Hermeto Pascoal was born June 22, 1936 in Olho d’Agua das Flores in Alagoas, the Brazilian Northeast. He was a child musical prodigy : he started with the flute and at the age of eight he was already playing sanfona, a button accordeon. By eleven he was performing at dances and forrós in the region around Arapiraca. When he was fourteen, his family moved to Recife, and Hermeto began to earn money on radio programs there, playing with a group with his brother, Jose Neto. By the end of the 1950s he moved once again, to the south of the country. His voracious musical appetite was already careening, as Hermeto began learning to play almost any instrument he came across: piano, bass, reeds, everything. Like every musician of the era, he formed bossa nova groups in the early ’60s, playing with artists who today have well respected careers, among them Airto Moreira, Heraldo do Monte and Sivuca (with whom he had an accordeon trio called ‘O Mundo em Chamas’ (World on Fire)). In 1964, he formed the Sambrasa Trio with Airto Moreira and bassist Humberto Clayber. “When I met him, he was subbing for other accordionists, and we started getting him work” reported Moreira. We would often stay up all night talking about music”.Later, Airto was in a band called Trio Novo with guitarists Heraldo do Monte and Theo de Barros; Hermeto joined them and the group changed its name to Quarteto Novo. The quartet dedicated itself to progressive re-invention of northeastern song styles. “We played baião, xaxado, other northeastern Brazilian rhythms, but the arrangements were very jazzy, in 4/4 time with modern harmonies”. Unfortunately, the band cut just one album – 1967’s Quarteto Novo. This group exerted such a decisive influence upon Brazilian instrumental music in the sixties that its effect can still be felt today.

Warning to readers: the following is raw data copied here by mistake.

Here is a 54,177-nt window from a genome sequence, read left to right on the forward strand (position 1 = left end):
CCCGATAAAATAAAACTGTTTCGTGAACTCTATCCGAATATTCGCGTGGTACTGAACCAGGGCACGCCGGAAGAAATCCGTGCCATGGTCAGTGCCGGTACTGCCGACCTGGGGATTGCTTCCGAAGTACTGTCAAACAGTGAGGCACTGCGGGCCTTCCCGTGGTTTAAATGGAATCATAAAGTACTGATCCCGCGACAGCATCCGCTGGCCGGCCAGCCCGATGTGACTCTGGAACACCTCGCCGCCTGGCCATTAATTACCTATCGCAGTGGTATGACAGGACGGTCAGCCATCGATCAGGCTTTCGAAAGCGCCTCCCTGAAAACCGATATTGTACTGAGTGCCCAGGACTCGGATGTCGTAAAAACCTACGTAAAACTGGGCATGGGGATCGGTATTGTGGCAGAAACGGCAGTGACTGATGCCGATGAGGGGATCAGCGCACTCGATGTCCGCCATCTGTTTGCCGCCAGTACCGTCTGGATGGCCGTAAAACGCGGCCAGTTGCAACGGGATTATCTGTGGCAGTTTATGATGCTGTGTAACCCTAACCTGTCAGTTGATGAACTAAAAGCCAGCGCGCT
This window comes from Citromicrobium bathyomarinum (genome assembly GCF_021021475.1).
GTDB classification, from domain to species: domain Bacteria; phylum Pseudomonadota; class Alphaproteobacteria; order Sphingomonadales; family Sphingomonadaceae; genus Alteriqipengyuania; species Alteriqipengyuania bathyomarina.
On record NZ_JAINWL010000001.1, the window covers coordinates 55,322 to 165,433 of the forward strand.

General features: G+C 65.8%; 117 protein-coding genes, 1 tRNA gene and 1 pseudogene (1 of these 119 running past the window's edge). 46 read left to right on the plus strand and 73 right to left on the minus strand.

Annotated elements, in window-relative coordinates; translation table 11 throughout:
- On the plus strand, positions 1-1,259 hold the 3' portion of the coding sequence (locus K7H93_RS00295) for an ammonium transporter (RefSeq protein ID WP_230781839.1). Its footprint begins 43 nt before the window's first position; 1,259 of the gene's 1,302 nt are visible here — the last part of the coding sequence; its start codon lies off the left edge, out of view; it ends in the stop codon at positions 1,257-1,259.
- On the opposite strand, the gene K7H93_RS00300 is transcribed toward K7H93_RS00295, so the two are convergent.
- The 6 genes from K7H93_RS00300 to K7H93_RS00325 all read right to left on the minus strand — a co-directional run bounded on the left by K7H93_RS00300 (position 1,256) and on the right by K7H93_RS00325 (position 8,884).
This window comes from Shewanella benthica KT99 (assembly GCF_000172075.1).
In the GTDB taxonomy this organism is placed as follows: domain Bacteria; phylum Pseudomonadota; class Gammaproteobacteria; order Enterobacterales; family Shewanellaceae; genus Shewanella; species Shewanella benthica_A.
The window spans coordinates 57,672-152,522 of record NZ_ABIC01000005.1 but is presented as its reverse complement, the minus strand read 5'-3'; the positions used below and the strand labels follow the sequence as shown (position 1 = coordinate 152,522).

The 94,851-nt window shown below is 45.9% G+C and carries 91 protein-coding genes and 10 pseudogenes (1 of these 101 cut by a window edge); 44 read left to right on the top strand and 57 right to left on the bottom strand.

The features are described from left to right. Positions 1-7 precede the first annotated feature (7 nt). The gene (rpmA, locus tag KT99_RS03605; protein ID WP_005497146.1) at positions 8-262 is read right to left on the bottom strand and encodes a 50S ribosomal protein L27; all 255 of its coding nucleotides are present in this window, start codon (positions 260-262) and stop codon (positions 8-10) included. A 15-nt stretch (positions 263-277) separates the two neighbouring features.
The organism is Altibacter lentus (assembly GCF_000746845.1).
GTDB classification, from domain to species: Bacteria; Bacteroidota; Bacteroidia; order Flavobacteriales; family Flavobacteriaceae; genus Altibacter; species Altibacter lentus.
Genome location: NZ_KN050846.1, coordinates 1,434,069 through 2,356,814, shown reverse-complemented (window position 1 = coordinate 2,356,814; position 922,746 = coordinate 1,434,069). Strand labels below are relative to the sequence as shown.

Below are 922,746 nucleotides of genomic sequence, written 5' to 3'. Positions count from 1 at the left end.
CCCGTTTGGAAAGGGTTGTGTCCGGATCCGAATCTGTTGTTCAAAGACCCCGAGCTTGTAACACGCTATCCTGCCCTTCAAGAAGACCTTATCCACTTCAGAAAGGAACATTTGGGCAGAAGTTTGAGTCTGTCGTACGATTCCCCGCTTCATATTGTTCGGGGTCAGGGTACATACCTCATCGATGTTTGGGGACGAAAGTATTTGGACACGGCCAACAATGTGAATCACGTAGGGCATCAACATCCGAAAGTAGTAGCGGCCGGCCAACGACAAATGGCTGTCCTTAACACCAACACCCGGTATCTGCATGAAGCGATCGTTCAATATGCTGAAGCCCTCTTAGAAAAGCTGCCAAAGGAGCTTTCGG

In 1970 Airto invited Hermeto to the United States to record an album. Antonio Carlos Jobim, Duke Pearson and Flora Purim also sent him plane tickets. Hermeto’s lack of English caused him problems. But as he says, the only thing you have to know how to say in the United States is, “Where is my money?” He also recorded with the great Miles Davis, and contributed two songs to the trumpeters acclaimed 1970 album “Live Evil”: Igrejinha (Little Church) and “Nem Um Talvez” (Not even a maybe).
While in North America, the multi-instrumentalist drew raves both for his extraordinary improvisational abilities in concert and for his idiosyncratic and original compositions. His material was recorded by such diverse artists as Gil Evans and the Berlin Symphony.
Hermeto’s songs explored choro, frevo, maxixe, baião, jazz and many other forms, mixing them freely and in unusual combinations. Individual songs often had multiple rhythms.
He returned to Brazil in 1973, recorded A Musica Livre De Hermeto Paschoal, before heading back north to the United States in 1976 to record Slave’s Mass. That album featured one of Hermeto’s most unusual instruments – piglets, whose little grunts he incorporated into the music – along with the human talents of Airto, Flora Purim, Laudir de Oliveira, Raul de Souza, David Amaro, Ron Carter, and Alphonso Johnson. Lyle Mays has said: “Hermeto is worth listening to just for his wild creativity. His music tends to show me the possibilities that I should try to open myself up to explore. He has real devotion to the making of music and it comes across – let’s go for it, let’s do everything we can!” His records are indeed free-wheeling and uninhibited, and they usually feature the backing of Pernambuco (percussion), Jovino Santos Neto (keyboards and flutes), Marcio Bahia (drums), Carlos Malta (flutes, saxophones), and Itibere Zwarg (bass), all very talented musicians.
From 1983 to 1989 he recorded for a small, audiophile label called Som Da Gente, specialized in instrumental music. In 1990’s he only released 2 studio albums: “Festa dos Deuses” in 1992 and “Eu e Eles” in 1999. In the latter he played all instruments himself, and there is dozens of them.